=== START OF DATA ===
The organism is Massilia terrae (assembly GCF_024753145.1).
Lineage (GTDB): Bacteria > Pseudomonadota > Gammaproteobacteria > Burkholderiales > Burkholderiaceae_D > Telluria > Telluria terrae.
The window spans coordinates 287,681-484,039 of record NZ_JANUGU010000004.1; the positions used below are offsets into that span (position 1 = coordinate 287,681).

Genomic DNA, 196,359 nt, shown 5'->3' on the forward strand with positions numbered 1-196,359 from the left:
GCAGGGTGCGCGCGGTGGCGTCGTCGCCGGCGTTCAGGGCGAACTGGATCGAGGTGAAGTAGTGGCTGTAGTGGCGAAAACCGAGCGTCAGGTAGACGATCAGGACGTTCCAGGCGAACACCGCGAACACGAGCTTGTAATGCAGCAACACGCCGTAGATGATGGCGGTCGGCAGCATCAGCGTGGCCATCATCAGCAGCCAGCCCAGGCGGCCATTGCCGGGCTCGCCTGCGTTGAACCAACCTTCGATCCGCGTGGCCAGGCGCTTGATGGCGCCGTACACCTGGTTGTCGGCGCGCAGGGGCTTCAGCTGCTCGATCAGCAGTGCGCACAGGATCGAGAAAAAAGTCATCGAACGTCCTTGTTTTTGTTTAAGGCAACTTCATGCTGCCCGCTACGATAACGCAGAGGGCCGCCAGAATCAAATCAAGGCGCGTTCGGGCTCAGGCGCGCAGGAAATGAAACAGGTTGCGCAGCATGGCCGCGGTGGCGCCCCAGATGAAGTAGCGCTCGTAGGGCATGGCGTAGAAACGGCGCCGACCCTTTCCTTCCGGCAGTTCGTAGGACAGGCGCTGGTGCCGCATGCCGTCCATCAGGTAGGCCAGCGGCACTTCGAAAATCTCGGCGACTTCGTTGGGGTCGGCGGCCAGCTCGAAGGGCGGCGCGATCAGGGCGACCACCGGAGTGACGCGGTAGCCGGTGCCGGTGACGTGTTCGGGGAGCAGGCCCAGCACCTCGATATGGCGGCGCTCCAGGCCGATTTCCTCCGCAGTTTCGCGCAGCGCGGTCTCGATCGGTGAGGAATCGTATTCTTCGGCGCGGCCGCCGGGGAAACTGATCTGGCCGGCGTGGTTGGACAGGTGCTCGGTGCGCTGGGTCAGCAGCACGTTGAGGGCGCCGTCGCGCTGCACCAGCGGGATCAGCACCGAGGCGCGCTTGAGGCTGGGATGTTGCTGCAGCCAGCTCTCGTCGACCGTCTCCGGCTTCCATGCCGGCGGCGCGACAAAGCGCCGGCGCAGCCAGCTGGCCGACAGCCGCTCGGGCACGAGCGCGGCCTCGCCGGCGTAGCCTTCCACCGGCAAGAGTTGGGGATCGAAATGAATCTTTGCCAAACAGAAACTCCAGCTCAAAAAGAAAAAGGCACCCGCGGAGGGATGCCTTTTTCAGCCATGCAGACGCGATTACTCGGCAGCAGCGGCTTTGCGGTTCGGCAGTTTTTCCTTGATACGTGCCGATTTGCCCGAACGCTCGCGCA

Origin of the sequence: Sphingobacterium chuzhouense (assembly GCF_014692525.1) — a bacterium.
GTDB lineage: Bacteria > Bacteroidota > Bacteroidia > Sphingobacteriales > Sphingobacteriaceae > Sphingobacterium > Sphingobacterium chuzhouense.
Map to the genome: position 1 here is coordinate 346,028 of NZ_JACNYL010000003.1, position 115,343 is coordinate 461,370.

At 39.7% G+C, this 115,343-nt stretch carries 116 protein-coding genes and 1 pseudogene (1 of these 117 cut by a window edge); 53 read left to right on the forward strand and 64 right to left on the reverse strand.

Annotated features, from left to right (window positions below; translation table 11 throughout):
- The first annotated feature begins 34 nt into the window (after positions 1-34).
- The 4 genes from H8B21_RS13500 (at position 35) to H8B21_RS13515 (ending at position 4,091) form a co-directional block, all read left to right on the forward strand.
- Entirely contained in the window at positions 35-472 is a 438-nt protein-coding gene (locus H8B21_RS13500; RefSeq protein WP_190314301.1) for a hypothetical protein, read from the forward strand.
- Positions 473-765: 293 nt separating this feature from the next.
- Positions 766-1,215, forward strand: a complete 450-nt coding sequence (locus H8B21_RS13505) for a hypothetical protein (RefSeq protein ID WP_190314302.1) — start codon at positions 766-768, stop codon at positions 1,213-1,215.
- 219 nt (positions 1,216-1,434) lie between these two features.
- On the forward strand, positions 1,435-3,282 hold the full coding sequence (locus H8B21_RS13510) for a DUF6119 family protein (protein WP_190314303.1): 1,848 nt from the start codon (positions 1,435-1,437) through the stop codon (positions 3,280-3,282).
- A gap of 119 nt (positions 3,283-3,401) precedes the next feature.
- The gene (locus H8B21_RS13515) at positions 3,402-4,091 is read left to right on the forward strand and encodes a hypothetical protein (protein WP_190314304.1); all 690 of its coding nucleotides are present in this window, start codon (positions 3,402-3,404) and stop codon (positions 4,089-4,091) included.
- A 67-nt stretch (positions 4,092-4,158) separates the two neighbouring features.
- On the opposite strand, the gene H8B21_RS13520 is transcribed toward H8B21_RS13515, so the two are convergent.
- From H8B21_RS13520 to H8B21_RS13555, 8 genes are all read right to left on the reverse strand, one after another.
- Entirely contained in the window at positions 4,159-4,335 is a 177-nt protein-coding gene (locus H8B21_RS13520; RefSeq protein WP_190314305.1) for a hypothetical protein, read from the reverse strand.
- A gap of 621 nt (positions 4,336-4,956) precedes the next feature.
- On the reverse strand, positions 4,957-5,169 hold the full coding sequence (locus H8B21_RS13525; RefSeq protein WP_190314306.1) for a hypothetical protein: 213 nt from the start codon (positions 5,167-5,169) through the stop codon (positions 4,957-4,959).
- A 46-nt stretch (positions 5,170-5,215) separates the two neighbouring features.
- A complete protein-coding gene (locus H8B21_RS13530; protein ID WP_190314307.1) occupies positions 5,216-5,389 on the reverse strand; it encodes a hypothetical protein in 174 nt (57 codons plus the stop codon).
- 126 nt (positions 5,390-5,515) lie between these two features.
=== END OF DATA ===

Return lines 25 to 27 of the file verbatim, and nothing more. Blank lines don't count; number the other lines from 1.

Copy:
- On the reverse strand, positions 4,957-5,169 hold the full coding sequence (locus H8B21_RS13525; RefSeq protein WP_190314306.1) for a hypothetical protein: 213 nt from the start codon (positions 5,167-5,169) through the stop codon (positions 4,957-4,959).
- A 46-nt stretch (positions 5,170-5,215) separates the two neighbouring features.
- A complete protein-coding gene (locus H8B21_RS13530; protein ID WP_190314307.1) occupies positions 5,216-5,389 on the reverse strand; it encodes a hypothetical protein in 174 nt (57 codons plus the stop codon).